Study objective: To evaluate the efficacy of small-bore (12 French vanSonnenberg) catheters compared with standard large-bore chest tubes in the drainage and sclerotherapy of malignant pleural effusions.
Design: Retrospective review.
Setting: An academic tertiary care hospital.
Patients: Adult patients with documented neoplasms and malignant pleural effusions, treated between 1986 and 1995.
Intervention: All patients included in the study underwent drainage of malignant pleural effusions either by large-bore chest tube or by ultrasound-guided small-bore catheter. After drainage, pleurodesis was performed.
Results: Outcome as defined by recurrence of effusion was determined by blinded examination of all postpleurodesis chest radiographs. We identified 58 cases of malignant pleural effusion in which small-bore catheters were used and 44 in which large-bore chest tubes were used. The majority of patients had breast (n = 56, 55%) or lung cancer (n = 29, 28%). The median age was 65 years. Fifty-nine patients were actively being treated with chemotherapy at the time of pleurodesis. The following sclerosing agents were used: talc, 27 (26%); tetracycline, 72 (70%); bleomycin, 2 (2%); and interferon, 1 (1%). Actuarial probabilities of recurrence at 6 weeks and 4 months were 45% and 53% for the small tubes vs 45% and 51% for the large tubes. Univariate and multivariate analyses failed to demonstrate that tube size had any influence on the rate of recurrence.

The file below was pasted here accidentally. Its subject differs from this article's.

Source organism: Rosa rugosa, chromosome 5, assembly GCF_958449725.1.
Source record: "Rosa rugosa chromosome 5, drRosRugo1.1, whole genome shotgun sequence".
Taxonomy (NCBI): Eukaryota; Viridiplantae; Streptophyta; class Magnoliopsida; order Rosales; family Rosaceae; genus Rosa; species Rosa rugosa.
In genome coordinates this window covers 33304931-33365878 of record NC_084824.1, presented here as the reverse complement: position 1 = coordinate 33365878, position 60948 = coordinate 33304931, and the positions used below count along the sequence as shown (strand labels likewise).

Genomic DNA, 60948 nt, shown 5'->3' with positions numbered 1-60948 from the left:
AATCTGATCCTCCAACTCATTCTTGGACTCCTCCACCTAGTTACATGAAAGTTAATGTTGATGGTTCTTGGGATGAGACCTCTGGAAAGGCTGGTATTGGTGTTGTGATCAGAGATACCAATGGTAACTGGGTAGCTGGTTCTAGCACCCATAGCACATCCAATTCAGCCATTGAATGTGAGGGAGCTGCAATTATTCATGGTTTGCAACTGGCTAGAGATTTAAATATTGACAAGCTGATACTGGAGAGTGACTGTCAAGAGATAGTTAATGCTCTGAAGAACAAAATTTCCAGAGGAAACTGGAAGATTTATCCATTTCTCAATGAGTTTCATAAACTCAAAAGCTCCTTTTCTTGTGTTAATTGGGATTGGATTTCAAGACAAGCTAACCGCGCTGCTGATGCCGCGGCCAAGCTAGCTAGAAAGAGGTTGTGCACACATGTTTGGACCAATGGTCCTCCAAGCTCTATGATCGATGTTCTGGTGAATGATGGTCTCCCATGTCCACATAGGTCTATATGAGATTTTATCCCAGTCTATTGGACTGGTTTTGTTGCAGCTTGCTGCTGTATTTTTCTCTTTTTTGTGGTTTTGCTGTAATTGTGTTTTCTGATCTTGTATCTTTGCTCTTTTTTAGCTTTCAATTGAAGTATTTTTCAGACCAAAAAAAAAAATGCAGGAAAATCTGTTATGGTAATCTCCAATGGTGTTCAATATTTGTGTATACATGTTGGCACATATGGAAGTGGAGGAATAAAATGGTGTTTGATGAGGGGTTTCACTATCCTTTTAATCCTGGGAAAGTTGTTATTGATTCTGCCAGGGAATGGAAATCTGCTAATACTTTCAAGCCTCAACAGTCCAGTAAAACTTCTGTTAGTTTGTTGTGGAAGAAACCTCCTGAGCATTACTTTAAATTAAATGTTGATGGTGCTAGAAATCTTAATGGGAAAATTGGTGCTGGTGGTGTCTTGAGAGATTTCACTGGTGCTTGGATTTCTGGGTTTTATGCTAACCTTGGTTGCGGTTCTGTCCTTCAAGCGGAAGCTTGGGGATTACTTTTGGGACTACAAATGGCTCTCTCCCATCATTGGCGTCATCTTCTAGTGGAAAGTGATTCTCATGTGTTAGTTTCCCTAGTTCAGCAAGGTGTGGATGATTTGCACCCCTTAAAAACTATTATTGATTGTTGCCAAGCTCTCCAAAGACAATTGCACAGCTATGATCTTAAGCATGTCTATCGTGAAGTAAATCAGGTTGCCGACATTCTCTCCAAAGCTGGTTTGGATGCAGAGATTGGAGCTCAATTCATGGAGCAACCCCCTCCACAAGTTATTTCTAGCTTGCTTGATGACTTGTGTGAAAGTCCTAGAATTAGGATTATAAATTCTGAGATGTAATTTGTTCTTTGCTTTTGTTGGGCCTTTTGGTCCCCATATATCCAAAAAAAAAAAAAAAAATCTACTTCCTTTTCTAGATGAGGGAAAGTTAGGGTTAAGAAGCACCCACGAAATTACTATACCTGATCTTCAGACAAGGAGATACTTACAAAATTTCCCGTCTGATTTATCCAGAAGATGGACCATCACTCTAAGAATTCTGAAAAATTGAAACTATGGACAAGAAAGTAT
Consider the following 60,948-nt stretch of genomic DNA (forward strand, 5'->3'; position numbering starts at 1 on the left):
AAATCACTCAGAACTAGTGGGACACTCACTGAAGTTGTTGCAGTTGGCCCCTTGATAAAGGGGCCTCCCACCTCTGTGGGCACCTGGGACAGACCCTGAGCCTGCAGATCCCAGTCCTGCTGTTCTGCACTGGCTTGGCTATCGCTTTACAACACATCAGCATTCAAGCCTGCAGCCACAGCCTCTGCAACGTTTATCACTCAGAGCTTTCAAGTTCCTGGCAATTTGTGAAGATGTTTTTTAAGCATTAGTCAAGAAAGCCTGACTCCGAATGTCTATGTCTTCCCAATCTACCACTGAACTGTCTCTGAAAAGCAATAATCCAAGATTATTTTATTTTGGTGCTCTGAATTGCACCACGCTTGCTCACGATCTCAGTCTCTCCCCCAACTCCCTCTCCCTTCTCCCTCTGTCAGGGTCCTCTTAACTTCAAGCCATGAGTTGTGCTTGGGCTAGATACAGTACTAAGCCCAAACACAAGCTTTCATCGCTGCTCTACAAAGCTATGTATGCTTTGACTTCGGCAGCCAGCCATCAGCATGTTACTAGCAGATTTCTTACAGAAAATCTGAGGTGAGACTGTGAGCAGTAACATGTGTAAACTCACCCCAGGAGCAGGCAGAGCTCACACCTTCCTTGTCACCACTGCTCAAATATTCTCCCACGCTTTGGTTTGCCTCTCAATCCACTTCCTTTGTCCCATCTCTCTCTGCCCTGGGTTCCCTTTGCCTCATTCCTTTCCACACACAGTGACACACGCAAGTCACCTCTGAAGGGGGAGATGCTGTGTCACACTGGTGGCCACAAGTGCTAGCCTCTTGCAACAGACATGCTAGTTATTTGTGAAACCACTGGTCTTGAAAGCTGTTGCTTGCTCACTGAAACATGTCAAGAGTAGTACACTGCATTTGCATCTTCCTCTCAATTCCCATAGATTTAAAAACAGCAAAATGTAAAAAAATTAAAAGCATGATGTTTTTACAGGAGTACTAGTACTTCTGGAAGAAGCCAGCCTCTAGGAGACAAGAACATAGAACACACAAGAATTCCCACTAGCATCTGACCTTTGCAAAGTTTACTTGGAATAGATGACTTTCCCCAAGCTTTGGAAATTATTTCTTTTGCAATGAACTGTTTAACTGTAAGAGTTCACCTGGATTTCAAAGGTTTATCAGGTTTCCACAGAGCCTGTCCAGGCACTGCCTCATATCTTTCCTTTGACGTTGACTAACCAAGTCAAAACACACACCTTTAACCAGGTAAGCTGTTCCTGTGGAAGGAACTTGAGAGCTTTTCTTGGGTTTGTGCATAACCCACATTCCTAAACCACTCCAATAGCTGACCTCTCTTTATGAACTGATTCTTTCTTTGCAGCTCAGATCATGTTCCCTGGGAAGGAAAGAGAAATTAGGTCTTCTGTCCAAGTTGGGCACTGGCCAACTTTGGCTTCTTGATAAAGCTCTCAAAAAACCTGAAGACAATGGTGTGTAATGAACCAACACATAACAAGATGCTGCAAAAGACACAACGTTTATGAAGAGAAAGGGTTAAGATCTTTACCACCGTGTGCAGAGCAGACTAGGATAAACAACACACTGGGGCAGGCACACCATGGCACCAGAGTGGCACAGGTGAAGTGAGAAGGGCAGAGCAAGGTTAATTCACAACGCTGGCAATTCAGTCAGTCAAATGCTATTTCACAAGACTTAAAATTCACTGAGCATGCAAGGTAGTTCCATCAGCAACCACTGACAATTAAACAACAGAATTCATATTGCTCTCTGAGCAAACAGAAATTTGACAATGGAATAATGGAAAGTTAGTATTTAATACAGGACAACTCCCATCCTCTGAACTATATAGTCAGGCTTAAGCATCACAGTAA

Conclusions: We were unable to detect any major differences in outcomes with the use of either size of chest tube. Our study suggests that small-bore catheters may be effective in the treatment of malignant pleural effusions and deserve further evaluation in prospectively designed trials.